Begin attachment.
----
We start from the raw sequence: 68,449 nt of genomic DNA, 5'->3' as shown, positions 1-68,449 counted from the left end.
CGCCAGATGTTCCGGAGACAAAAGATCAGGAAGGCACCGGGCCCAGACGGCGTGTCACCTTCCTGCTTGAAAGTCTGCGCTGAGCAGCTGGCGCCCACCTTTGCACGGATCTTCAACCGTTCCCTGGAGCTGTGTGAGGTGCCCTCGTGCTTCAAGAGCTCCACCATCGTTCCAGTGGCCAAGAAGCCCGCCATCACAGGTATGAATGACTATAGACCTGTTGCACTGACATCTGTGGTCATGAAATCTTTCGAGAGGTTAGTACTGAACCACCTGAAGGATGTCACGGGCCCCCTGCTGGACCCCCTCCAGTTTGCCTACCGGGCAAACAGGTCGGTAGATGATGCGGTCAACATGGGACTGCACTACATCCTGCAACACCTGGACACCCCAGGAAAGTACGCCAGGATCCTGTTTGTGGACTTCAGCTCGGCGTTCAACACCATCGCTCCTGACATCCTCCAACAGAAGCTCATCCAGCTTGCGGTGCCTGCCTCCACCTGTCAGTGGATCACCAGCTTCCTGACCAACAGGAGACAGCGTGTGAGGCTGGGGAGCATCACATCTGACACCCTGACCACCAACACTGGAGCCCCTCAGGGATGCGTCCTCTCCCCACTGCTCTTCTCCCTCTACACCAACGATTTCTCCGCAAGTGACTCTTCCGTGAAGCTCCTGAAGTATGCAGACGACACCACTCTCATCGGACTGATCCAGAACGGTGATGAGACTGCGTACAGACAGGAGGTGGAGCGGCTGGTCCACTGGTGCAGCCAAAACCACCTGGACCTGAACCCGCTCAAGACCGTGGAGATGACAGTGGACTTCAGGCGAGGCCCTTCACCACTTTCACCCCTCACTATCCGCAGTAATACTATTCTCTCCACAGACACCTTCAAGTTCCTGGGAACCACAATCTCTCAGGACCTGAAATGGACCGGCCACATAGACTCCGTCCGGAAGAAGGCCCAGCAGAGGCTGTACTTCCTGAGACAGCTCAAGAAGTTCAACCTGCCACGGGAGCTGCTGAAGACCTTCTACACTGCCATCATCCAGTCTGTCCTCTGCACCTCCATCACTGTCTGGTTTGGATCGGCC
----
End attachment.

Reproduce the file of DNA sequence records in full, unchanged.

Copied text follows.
We start from the raw sequence: 68,449 nt of genomic DNA, 5'->3' as shown, positions 1-68,449 counted from the left end.
CGCCAGATGTTCCGGAGACAAAAGATCAGGAAGGCACCGGGCCCAGACGGCGTGTCACCTTCCTGCTTGAAAGTCTGCGCTGAGCAGCTGGCGCCCACCTTTGCACGGATCTTCAACCGTTCCCTGGAGCTGTGTGAGGTGCCCTCGTGCTTCAAGAGCTCCACCATCGTTCCAGTGGCCAAGAAGCCCGCCATCACAGGTATGAATGACTATAGACCTGTTGCACTGACATCTGTGGTCATGAAATCTTTCGAGAGGTTAGTACTGAACCACCTGAAGGATGTCACGGGCCCCCTGCTGGACCCCCTCCAGTTTGCCTACCGGGCAAACAGGTCGGTAGATGATGCGGTCAACATGGGACTGCACTACATCCTGCAACACCTGGACACCCCAGGAAAGTACGCCAGGATCCTGTTTGTGGACTTCAGCTCGGCGTTCAACACCATCGCTCCTGACATCCTCCAACAGAAGCTCATCCAGCTTGCGGTGCCTGCCTCCACCTGTCAGTGGATCACCAGCTTCCTGACCAACAGGAGACAGCGTGTGAGGCTGGGGAGCATCACATCTGACACCCTGACCACCAACACTGGAGCCCCTCAGGGATGCGTCCTCTCCCCACTGCTCTTCTCCCTCTACACCAACGATTTCTCCGCAAGTGACTCTTCCGTGAAGCTCCTGAAGTATGCAGACGACACCACTCTCATCGGACTGATCCAGAACGGTGATGAGACTGCGTACAGACAGGAGGTGGAGCGGCTGGTCCACTGGTGCAGCCAAAACCACCTGGACCTGAACCCGCTCAAGACCGTGGAGATGACAGTGGACTTCAGGCGAGGCCCTTCACCACTTTCACCCCTCACTATCCGCAGTAATACTATTCTCTCCACAGACACCTTCAAGTTCCTGGGAACCACAATCTCTCAGGACCTGAAATGGACCGGCCACATAGACTCCGTCCGGAAGAAGGCCCAGCAGAGGCTGTACTTCCTGAGACAGCTCAAGAAGTTCAACCTGCCACGGGAGCTGCTGAAGACCTTCTACACTGCCATCATCCAGTCTGTCCTCTGCACCTCCATCACTGTCTGGTTTGGATCGGCC